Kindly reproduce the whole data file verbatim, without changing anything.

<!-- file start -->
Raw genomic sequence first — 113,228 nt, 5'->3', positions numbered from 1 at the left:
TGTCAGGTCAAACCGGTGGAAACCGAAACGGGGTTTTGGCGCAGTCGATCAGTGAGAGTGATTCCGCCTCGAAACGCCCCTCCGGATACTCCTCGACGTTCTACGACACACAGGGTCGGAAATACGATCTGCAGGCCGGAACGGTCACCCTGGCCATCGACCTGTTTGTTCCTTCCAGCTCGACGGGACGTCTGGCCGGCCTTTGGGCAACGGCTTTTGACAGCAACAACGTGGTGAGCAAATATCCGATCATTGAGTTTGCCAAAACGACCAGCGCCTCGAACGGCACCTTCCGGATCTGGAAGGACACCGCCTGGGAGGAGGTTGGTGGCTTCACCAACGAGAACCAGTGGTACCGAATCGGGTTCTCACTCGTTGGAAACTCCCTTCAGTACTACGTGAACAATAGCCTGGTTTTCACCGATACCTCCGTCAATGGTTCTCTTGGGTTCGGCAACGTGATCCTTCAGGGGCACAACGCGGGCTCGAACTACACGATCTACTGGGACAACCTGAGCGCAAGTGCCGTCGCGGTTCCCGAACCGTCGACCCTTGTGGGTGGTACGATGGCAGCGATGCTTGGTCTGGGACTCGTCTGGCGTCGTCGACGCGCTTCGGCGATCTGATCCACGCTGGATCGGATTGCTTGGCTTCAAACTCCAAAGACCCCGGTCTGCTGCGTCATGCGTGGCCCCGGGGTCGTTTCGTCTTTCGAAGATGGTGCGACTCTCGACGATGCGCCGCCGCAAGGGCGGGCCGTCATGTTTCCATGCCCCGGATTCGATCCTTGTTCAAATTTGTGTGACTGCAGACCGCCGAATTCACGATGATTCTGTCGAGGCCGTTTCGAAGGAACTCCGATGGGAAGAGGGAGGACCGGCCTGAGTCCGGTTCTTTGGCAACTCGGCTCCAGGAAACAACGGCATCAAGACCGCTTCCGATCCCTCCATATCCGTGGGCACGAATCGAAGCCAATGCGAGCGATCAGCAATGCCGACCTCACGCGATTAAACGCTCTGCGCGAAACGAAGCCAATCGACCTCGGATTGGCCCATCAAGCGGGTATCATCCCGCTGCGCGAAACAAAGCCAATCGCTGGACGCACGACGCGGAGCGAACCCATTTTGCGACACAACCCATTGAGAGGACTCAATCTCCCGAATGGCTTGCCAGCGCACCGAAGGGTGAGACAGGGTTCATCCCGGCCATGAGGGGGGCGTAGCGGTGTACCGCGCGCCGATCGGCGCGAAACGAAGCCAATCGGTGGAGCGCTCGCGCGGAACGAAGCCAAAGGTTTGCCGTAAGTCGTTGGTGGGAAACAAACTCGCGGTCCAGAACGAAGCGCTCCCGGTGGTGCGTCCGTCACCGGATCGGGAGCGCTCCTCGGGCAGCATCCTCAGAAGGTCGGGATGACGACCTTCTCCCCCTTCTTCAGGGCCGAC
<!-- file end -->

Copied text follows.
Raw genomic sequence first — 113,228 nt, 5'->3', positions numbered from 1 at the left:
TGTCAGGTCAAACCGGTGGAAACCGAAACGGGGTTTTGGCGCAGTCGATCAGTGAGAGTGATTCCGCCTCGAAACGCCCCTCCGGATACTCCTCGACGTTCTACGACACACAGGGTCGGAAATACGATCTGCAGGCCGGAACGGTCACCCTGGCCATCGACCTGTTTGTTCCTTCCAGCTCGACGGGACGTCTGGCCGGCCTTTGGGCAACGGCTTTTGACAGCAACAACGTGGTGAGCAAATATCCGATCATTGAGTTTGCCAAAACGACCAGCGCCTCGAACGGCACCTTCCGGATCTGGAAGGACACCGCCTGGGAGGAGGTTGGTGGCTTCACCAACGAGAACCAGTGGTACCGAATCGGGTTCTCACTCGTTGGAAACTCCCTTCAGTACTACGTGAACAATAGCCTGGTTTTCACCGATACCTCCGTCAATGGTTCTCTTGGGTTCGGCAACGTGATCCTTCAGGGGCACAACGCGGGCTCGAACTACACGATCTACTGGGACAACCTGAGCGCAAGTGCCGTCGCGGTTCCCGAACCGTCGACCCTTGTGGGTGGTACGATGGCAGCGATGCTTGGTCTGGGACTCGTCTGGCGTCGTCGACGCGCTTCGGCGATCTGATCCACGCTGGATCGGATTGCTTGGCTTCAAACTCCAAAGACCCCGGTCTGCTGCGTCATGCGTGGCCCCGGGGTCGTTTCGTCTTTCGAAGATGGTGCGACTCTCGACGATGCGCCGCCGCAAGGGCGGGCCGTCATGTTTCCATGCCCCGGATTCGATCCTTGTTCAAATTTGTGTGACTGCAGACCGCCGAATTCACGATGATTCTGTCGAGGCCGTTTCGAAGGAACTCCGATGGGAAGAGGGAGGACCGGCCTGAGTCCGGTTCTTTGGCAACTCGGCTCCAGGAAACAACGGCATCAAGACCGCTTCCGATCCCTCCATATCCGTGGGCACGAATCGAAGCCAATGCGAGCGATCAGCAATGCCGACCTCACGCGATTAAACGCTCTGCGCGAAACGAAGCCAATCGACCTCGGATTGGCCCATCAAGCGGGTATCATCCCGCTGCGCGAAACAAAGCCAATCGCTGGACGCACGACGCGGAGCGAACCCATTTTGCGACACAACCCATTGAGAGGACTCAATCTCCCGAATGGCTTGCCAGCGCACCGAAGGGTGAGACAGGGTTCATCCCGGCCATGAGGGGGGCGTAGCGGTGTACCGCGCGCCGATCGGCGCGAAACGAAGCCAATCGGTGGAGCGCTCGCGCGGAACGAAGCCAAAGGTTTGCCGTAAGTCGTTGGTGGGAAACAAACTCGCGGTCCAGAACGAAGCGCTCCCGGTGGTGCGTCCGTCACCGGATCGGGAGCGCTCCTCGGGCAGCATCCTCAGAAGGTCGGGATGACGACCTTCTCCCCCTTCTTCAGGGCCGAC